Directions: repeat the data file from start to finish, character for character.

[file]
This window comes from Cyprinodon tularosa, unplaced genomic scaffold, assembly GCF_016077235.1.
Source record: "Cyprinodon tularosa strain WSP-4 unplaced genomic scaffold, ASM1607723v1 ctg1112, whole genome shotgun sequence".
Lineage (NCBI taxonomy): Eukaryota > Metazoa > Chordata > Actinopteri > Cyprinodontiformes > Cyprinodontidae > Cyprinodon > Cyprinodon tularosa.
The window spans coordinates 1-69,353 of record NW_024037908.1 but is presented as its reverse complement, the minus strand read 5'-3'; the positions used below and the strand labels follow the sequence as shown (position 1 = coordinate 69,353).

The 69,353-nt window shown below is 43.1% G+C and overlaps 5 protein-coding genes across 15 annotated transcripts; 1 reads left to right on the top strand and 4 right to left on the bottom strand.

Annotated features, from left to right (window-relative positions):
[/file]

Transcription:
This window comes from Cyprinodon tularosa, unplaced genomic scaffold, assembly GCF_016077235.1.
Source record: "Cyprinodon tularosa strain WSP-4 unplaced genomic scaffold, ASM1607723v1 ctg1112, whole genome shotgun sequence".
Lineage (NCBI taxonomy): Eukaryota > Metazoa > Chordata > Actinopteri > Cyprinodontiformes > Cyprinodontidae > Cyprinodon > Cyprinodon tularosa.
The window spans coordinates 1-69,353 of record NW_024037908.1 but is presented as its reverse complement, the minus strand read 5'-3'; the positions used below and the strand labels follow the sequence as shown (position 1 = coordinate 69,353).

The 69,353-nt window shown below is 43.1% G+C and overlaps 5 protein-coding genes across 15 annotated transcripts; 1 reads left to right on the top strand and 4 right to left on the bottom strand.

Annotated features, from left to right (window-relative positions):